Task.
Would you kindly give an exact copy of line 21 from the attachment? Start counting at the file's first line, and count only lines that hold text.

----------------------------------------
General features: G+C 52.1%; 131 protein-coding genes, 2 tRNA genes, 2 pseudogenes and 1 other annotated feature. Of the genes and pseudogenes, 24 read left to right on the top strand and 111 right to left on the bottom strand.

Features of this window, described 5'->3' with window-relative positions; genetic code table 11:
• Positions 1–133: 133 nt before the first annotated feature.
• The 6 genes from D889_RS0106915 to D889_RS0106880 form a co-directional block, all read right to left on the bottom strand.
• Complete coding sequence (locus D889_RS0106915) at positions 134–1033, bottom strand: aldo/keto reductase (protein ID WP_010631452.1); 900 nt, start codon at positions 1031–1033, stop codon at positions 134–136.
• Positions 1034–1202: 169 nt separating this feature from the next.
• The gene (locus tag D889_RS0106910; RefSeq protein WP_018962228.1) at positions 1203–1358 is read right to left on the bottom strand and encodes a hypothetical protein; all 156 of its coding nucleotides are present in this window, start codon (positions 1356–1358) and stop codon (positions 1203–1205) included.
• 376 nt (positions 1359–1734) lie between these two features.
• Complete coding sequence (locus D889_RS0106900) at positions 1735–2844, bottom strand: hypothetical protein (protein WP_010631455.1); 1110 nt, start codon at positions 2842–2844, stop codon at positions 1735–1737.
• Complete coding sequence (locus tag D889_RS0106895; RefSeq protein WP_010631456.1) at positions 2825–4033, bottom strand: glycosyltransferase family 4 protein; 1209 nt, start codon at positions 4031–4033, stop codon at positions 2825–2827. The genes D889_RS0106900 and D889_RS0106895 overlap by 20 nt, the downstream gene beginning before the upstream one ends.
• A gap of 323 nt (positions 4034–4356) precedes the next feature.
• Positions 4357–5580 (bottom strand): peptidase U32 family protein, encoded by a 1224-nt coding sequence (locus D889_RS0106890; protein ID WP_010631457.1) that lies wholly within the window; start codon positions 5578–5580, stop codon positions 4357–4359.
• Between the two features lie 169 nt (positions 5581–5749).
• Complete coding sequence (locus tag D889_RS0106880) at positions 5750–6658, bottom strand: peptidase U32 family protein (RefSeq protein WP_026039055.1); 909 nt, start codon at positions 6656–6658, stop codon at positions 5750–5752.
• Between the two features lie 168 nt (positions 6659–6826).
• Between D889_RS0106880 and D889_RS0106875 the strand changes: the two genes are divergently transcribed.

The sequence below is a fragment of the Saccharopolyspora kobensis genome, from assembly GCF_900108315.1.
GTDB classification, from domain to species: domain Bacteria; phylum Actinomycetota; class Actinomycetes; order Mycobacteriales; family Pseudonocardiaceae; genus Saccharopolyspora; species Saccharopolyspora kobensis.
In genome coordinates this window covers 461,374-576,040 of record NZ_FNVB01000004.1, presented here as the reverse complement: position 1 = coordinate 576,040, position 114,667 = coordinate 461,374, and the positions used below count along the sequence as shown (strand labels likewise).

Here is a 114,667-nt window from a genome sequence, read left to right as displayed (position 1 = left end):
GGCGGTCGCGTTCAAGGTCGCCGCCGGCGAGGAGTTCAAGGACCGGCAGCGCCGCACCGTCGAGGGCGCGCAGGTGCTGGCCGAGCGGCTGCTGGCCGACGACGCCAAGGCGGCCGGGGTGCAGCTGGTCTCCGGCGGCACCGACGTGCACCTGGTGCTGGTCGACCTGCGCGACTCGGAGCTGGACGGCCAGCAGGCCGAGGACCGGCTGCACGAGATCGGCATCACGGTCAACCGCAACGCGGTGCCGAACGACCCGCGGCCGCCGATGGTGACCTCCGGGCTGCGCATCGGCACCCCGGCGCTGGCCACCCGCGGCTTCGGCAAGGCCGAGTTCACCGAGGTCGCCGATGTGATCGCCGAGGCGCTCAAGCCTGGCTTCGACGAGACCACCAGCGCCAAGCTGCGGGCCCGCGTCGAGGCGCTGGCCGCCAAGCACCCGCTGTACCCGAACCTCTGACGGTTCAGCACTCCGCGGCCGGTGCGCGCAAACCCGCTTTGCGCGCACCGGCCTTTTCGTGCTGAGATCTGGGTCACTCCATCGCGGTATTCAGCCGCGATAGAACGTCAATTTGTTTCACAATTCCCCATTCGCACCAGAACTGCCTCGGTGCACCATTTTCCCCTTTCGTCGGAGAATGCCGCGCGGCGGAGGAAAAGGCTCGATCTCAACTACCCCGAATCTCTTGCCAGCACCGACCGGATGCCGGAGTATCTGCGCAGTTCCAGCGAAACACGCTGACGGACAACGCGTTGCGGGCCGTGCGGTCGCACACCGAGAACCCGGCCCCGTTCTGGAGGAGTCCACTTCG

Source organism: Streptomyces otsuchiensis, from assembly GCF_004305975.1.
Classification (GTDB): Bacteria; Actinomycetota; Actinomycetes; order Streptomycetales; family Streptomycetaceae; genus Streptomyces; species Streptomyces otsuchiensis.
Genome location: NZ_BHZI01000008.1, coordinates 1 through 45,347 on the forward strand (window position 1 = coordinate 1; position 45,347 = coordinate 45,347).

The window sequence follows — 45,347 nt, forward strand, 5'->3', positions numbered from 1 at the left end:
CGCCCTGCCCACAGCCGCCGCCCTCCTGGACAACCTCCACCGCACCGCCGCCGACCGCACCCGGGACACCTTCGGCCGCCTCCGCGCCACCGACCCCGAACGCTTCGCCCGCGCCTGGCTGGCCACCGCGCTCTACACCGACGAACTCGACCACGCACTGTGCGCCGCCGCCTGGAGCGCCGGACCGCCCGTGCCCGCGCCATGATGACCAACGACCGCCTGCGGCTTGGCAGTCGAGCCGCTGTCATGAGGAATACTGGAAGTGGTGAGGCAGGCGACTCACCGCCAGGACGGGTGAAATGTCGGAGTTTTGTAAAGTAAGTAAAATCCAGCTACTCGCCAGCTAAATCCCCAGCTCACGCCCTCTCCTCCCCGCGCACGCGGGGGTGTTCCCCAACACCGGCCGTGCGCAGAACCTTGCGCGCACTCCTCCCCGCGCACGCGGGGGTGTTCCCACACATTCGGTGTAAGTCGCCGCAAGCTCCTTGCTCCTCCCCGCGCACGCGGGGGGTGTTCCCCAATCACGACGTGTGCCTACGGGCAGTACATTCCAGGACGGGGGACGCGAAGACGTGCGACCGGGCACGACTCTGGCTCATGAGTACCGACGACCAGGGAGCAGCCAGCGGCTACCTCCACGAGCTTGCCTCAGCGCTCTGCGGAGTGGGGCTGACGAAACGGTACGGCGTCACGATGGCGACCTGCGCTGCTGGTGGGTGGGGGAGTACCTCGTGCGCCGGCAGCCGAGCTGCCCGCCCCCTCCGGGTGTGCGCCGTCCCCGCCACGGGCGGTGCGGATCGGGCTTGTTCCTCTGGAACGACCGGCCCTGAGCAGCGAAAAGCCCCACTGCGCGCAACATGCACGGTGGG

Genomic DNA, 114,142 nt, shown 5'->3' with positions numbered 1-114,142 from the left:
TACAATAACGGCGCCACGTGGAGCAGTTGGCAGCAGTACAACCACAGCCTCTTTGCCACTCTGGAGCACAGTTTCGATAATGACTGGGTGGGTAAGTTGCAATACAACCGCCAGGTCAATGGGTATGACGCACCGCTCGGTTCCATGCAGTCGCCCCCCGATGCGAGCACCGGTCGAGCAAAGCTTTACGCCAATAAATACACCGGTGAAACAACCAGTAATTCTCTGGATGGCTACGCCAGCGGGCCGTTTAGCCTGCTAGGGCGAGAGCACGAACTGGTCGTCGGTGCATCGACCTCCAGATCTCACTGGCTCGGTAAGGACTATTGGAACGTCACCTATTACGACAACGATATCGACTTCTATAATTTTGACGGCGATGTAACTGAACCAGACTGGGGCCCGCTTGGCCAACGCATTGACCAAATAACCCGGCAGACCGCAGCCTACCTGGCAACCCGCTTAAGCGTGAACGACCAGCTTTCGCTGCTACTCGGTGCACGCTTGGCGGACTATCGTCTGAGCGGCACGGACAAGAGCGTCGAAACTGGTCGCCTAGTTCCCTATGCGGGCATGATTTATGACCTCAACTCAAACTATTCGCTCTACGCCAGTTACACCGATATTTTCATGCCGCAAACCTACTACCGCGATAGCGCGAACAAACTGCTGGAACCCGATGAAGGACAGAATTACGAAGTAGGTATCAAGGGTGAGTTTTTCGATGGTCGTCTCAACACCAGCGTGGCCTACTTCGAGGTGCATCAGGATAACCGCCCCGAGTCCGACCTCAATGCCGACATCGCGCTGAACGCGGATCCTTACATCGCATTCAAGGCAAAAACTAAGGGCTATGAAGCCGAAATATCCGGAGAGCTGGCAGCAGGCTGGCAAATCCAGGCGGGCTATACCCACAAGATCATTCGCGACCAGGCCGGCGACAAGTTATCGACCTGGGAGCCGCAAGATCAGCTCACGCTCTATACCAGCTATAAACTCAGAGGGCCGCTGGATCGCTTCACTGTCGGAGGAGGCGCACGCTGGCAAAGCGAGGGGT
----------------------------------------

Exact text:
GGCGGTCGCGTTCAAGGTCGCCGCCGGCGAGGAGTTCAAGGACCGGCAGCGCCGCACCGTCGAGGGCGCGCAGGTGCTGGCCGAGCGGCTGCTGGCCGACGACGCCAAGGCGGCCGGGGTGCAGCTGGTCTCCGGCGGCACCGACGTGCACCTGGTGCTGGTCGACCTGCGCGACTCGGAGCTGGACGGCCAGCAGGCCGAGGACCGGCTGCACGAGATCGGCATCACGGTCAACCGCAACGCGGTGCCGAACGACCCGCGGCCGCCGATGGTGACCTCCGGGCTGCGCATCGGCACCCCGGCGCTGGCCACCCGCGGCTTCGGCAAGGCCGAGTTCACCGAGGTCGCCGATGTGATCGCCGAGGCGCTCAAGCCTGGCTTCGACGAGACCACCAGCGCCAAGCTGCGGGCCCGCGTCGAGGCGCTGGCCGCCAAGCACCCGCTGTACCCGAACCTCTGACGGTTCAGCACTCCGCGGCCGGTGCGCGCAAACCCGCTTTGCGCGCACCGGCCTTTTCGTGCTGAGATCTGGGTCACTCCATCGCGGTATTCAGCCGCGATAGAACGTCAATTTGTTTCACAATTCCCCATTCGCACCAGAACTGCCTCGGTGCACCATTTTCCCCTTTCGTCGGAGAATGCCGCGCGGCGGAGGAAAAGGCTCGATCTCAACTACCCCGAATCTCTTGCCAGCACCGACCGGATGCCGGAGTATCTGCGCAGTTCCAGCGAAACACGCTGACGGACAACGCGTTGCGGGCCGTGCGGTCGCACACCGAGAACCCGGCCCCGTTCTGGAGGAGTCCACTTCG